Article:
FWKNOP Tech Segment
In computer networking, port knocking is a method of externally opening ports on a firewall by generating a connection attempt on a set of prespecified closed ports. Once a correct sequence of connection attempts is received, the firewall rules are dynamically modified to allow the host which sent the connection attempts to connect over specific port(s). A variant called Single Packet Authorization exists, where only a single ‘knock’ is needed, consisting of an encrypted packet.[1
Single Packet Authorization
Single Packet Authorization (a form of Port Knocking), is a technique for securely communicating authentication and authorization information across closed firewall ports, usually with the goal of opening certain ports to allow temporary access. By keeping most or all ports closed on a server hosting remotely-accessible services, it is possible to make that host invisible to the outside, thus protecting each listening service.
fwknop stands for the “FireWall KNock OPerator”, and implements an authorization scheme called Single Packet Authorization (SPA).
Steps to take:
Install fwknop Server
pre-requisite for fwknop:
# apt-get install libgdbm-dev
Download and install fwknop(client and server)
# wget -c http://www.cipherdyne.org/fwknop/download/fwknop-2.0.0rc2.tar.gz
# tar -zxvf fwknop-2.0.0rc2.tar.gz
# make install
Side note: If you get the following error while loading “shared libraries: libfko.so.0: cannot open shared object file: no such file or directory” then you may need to create a symbolic link in the /usr/lib directory for the library file:
# cd /usr/lib
# ln -s /usr/local/lib/libfko.so.o.o.2 libfko.so.0
Browse to –> /usr/local/etc/fwknop), you will see two files access.conf and fwknop.conf.
Edit the fwknop.conf file, and uncomment and set the options for your interface “PCAP_INTF eth0″.
Next edit your access.conf file to allow access based on your liking (users, port, key, etc).
A simple suitable config:
KEY: P@$$W0r); //must be over 8 characters
clear out your old IP rules and some default rules to drop all incoming traffic.
IP Tables rule:
# Script to reset your iptable rules
# Load modules for tracking and NAT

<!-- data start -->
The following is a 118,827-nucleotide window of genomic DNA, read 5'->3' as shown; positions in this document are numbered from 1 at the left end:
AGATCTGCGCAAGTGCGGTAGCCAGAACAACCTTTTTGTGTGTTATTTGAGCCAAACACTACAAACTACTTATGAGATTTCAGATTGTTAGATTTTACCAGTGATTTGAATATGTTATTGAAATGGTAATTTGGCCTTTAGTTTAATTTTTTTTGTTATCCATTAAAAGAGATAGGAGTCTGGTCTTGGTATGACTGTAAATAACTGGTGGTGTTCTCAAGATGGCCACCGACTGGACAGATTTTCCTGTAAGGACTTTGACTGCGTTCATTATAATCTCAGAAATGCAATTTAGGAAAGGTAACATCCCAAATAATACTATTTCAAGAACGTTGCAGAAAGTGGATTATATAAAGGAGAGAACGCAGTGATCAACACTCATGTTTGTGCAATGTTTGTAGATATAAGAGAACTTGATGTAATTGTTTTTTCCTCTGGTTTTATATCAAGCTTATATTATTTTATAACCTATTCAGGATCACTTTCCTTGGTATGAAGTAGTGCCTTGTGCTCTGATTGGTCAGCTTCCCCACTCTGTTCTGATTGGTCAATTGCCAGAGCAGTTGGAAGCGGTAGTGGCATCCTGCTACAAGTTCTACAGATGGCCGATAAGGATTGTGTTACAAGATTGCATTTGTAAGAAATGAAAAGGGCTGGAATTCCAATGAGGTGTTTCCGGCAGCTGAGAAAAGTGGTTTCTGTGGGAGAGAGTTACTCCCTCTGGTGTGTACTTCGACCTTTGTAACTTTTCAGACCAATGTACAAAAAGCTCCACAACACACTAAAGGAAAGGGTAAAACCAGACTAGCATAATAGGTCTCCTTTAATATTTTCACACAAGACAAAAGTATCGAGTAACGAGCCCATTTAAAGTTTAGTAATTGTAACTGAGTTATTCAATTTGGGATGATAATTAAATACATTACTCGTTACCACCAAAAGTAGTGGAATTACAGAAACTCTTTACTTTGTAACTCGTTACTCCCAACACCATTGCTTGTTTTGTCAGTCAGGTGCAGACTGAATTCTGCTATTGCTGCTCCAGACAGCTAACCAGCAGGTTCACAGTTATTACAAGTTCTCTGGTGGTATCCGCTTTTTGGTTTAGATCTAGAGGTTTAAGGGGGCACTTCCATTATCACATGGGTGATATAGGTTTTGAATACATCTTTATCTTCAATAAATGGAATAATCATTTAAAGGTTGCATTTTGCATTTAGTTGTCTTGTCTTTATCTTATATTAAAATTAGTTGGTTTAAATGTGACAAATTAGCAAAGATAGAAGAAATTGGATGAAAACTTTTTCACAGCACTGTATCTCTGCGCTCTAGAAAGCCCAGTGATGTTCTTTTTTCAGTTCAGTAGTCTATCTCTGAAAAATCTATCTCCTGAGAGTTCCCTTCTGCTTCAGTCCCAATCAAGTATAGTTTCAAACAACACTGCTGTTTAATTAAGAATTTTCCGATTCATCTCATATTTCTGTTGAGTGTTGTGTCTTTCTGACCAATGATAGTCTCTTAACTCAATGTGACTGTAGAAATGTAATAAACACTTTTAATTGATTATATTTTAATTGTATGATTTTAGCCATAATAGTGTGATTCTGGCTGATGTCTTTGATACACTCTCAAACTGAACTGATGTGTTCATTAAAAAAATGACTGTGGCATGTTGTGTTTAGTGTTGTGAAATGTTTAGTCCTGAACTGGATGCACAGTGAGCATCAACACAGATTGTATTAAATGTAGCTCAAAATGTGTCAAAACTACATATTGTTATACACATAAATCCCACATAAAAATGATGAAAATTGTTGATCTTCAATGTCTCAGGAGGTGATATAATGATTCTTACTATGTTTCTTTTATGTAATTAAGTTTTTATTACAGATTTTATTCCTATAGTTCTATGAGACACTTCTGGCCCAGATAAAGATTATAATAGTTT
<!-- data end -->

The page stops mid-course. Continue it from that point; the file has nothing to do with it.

# Initialize all the chains by removing all rules
iptables -t nat –flush
iptables -t mangle –flush
# Delete any user-defined chains
iptables -t nat –delete-chain
iptables -t mangle –delete-chain
# Set default policies
iptables –policy INPUT DROP
iptables –policy OUTPUT ACCEPT
iptables –policy FORWARD DROP
# Accept all traffic on the loopback (lo) device
iptables -A INPUT -i lo -p all -j ACCEPT
iptables -A OUTPUT -o lo -p all -j ACCEPT
# log all incoming and forward traffic on eth0 device
#iptables -A INPUT -i eth0 -p all -j DROP
iptables -A INPUT -i eth0 -j LOG –log-prefix “DROP”
iptables -A FORWARD -i eth0 -j LOG –log-prefix “DROP”
# Accept internally-requested input
iptables -A INPUT -m state –state ESTABLISHED,RELATED -j ACCEPT
# Accept internally-requested forward
iptables -A FORWARD -m state –state ESTABLISHED,RELATED -j ACCEPT
# Accept user-specified traffic
iptables -A INPUT -p tcp –dport 80 -j ACCEPT
iptables -A INPUT -p udp –dport 53 -j ACCEPT
echo 1 > /proc/sys/net/ipv4/ip_forward
echo “iptables policy enabled”
Start the server with –> # fwknopd -f -vv
Testing rules after configuration:
I tried to ssh to the Ubuntu server via my windows box which is IP 192.168.19.1 on port 22 and as you can see from the below image I was block and it was logged as expected:
Next I launched the windows client and typed in my configured information that was set-up during the config stage. Once you click “Send SPA” then try to login again via your SSH client within 30 secs and you should be able to now get in.
http://www.cipherdyne.org/fwknop/download/ –> Windows client